In 1973 Stargell achieved the rare feat of simultaneously leading the league in both doubles and homers. Stargell had more than 40 of each; he was the first player to chalk up this 40-40 accomplishment since Hank Greenberg in 1940; other players have done so since (notably Albert Belle, the only 50-50 player). Stargell won his second home run title that year, edging out three Atlanta Braves: Davey Johnson's 43, Darrell Evans' 41 and Aaron's 40. In 1977, Stargell hit his 400th career home run on June 30 against the Philadelphia Phillies.

Stargell mans first base, 1979

Stargell originated the practice of giving his teammates embroidered "Stargell stars" for their caps after a nice play or a good game. The practice began during the turbulent 1978 season, when the Pirates came from fourth place and 11.5 games behind in mid-August, to challenge the first-place Philadelphia Phillies for the division title. The season was scheduled to end in a dramatic, four-game showdown against the Phillies in Pittsburgh, in which the Pirates had to win all four games to claim the title. Following a Pirate sweep of the Friday-night double-header, Stargell belted a grand slam in the bottom of the first inning of the season's penultimate game to give the Pirates an early 4-1 lead, although the Pirates would relinquish that lead later in the game and fall two runs short after a four-run rally in the bottom of the ninth inning,[9] thus eliminating themselves from contention for the pennant. Stargell called that 1978 team his favorite team ever, and predicted that the Pirates would win the World Series the following year.

The Pirates did win the World Series in 1979, in a similar style as they had ended the 1978 season: from last place in the NL East at the end of April, the Pirates clawed their way into a first place battle with the Montreal Expos during the latter half of the season. They excited fans with numerous come-from-behind victories along the way (many during their final at-bat) to claim the division pennant on the last day of the season. At his urging as captain, the team adopted the Sister Sledge hit song "We Are Family" as the team anthem. Then his play on the field inspired his teammates and earned him the MVP awards in both the NLCS and the World Series. Stargell capped off the year by hitting a dramatic home run in Baltimore during the late innings of a close Game 7 to seal a Pirates championship. The home run was his third of the Series and, coincidentally, credited Stargell with the winning runs in both Game 7's of the two post-season meetings between the Pirates and the Orioles (1971 and 1979). The 1979 World Series victory also made the Pirates the only franchise in baseball history to twice recover from a three-games-to-one deficit and win a World Series (previously they had done so in 1925 against the Washington Senators). For the Series, Stargell went 12-for-30; along with his three home runs, he also recorded four doubles for 25 total bases, which remains tied as a World Series record, Reggie Jackson having set it in the 1977 World Series, and his seven extra-base hits (3 HRs and 4 doubles) in the 1979 World Series also set a record.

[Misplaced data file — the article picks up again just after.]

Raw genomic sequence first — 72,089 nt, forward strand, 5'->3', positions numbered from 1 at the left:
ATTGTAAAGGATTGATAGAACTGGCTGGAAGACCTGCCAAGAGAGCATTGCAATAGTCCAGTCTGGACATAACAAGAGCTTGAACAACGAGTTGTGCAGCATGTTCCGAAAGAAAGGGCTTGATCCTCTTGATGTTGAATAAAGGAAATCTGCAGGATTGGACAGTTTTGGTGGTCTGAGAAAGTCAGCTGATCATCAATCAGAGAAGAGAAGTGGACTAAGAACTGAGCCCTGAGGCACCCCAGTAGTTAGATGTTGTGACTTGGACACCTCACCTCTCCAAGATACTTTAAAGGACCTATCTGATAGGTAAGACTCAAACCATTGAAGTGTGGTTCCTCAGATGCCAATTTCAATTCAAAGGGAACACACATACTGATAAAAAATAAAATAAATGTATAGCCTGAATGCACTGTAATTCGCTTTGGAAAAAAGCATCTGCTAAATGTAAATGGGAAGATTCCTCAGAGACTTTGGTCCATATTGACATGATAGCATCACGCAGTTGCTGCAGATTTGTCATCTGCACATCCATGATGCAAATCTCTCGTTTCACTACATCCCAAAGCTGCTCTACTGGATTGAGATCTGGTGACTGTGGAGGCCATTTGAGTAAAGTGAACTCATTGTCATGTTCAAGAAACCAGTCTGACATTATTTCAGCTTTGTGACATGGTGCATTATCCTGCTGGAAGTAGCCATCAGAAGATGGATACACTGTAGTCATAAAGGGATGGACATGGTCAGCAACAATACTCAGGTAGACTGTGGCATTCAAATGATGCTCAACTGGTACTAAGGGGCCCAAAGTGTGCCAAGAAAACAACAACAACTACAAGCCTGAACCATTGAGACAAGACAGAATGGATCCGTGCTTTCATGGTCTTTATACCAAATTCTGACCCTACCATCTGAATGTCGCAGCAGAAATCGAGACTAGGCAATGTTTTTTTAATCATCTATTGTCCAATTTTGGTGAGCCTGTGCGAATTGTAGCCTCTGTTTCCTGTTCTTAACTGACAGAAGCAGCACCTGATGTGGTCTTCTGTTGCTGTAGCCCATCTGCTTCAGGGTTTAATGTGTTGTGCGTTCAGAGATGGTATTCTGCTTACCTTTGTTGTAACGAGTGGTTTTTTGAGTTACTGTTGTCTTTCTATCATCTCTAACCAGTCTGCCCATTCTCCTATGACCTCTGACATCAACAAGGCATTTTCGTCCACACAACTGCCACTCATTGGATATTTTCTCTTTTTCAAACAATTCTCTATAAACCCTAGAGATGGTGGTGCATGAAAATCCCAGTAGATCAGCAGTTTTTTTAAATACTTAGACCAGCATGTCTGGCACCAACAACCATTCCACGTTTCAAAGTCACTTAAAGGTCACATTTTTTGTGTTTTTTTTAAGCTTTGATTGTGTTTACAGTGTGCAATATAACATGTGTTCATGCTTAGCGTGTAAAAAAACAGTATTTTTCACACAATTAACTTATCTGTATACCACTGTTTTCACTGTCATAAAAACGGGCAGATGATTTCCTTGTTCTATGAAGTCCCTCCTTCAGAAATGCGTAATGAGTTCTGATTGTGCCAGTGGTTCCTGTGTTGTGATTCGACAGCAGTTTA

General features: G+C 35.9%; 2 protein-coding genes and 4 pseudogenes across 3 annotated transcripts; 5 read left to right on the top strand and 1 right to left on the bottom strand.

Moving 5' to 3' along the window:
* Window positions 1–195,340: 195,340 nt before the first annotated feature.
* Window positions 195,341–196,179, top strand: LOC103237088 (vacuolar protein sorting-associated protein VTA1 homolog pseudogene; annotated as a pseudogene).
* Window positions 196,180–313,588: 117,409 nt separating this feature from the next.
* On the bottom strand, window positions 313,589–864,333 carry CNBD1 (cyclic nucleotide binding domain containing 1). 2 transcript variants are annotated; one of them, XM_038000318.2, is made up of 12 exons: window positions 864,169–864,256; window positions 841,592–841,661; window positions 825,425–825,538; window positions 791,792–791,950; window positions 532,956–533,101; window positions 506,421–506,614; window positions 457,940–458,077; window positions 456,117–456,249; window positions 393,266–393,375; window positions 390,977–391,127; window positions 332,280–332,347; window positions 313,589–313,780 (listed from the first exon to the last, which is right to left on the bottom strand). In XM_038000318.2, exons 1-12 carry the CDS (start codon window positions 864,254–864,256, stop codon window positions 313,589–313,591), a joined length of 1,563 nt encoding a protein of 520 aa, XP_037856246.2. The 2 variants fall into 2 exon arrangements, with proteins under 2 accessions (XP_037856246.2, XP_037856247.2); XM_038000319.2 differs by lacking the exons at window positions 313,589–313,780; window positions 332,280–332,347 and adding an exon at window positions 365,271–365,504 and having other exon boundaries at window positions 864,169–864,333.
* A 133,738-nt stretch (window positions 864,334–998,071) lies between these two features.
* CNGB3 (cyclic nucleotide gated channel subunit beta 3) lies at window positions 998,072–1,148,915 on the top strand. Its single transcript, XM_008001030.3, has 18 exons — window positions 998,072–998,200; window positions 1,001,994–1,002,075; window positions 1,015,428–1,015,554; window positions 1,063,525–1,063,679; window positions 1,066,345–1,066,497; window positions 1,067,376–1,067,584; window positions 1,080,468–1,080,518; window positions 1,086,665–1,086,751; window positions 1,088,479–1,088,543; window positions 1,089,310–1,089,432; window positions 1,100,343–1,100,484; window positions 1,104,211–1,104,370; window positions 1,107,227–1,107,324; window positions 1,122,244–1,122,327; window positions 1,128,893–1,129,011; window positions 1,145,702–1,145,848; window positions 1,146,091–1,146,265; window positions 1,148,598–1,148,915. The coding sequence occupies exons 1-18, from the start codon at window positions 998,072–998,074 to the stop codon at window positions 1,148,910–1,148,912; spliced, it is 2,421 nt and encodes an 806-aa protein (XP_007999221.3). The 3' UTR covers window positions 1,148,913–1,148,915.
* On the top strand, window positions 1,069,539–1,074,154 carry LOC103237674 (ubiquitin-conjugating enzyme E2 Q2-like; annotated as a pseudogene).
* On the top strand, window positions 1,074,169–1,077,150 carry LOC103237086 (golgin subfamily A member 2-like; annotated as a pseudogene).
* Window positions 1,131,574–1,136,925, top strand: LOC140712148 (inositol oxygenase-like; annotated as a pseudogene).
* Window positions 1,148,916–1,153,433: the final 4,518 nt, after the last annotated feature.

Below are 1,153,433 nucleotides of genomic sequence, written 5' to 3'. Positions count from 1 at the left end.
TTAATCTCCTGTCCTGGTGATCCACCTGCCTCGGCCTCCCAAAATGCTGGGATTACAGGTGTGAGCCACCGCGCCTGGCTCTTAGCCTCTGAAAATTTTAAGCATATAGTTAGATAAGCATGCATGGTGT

In addition to his NLCS and World Series MVP awards, Stargell was named the co-MVP of the 1979 season (along with St. Louis' Keith Hernandez). Stargell is the only player to have won all three trophies in a single year. He shared the Sports Illustrated magazine's "Sportsmen of the Year" award with NFL quarterback Terry Bradshaw, who also played at Three Rivers Stadium, for the Pittsburgh Steelers. Pirates manager Chuck Tanner said of Stargell, "Having him on your ball club is like having a diamond ring on your finger." Teammate Al Oliver once said, "If he asked us to jump off the Fort Pitt Bridge, we would ask him what kind of dive he wanted. That's how much respect we have for the man."

Stargell played until 1982, but he never appeared in more than 74 games after 1979.[10] He retired with 475 home runs despite playing much of his career at Forbes Field, whose deep left-center field distance was 457 feet. Hall of Famer Roberto Clemente estimated, perhaps generously, that Stargell hit 400 fly balls to the warning track in left and center fields during his eight seasons in the park. The short fence in right field (300 feet to the foul pole) at Forbes Field was guarded by a screen more than 20 feet high which ran from the right-field line to the 375-foot mark in right center. Three Rivers Stadium, a neutral hitter's park, boosted Stargell's power numbers. The Pirates moved into Three Rivers in mid-1970, and he hit 310 of his 475 career home runs from 1970 until his retirement, despite turning 30 in 1970. Stargell's two home run titles came in his first three years at Three Rivers.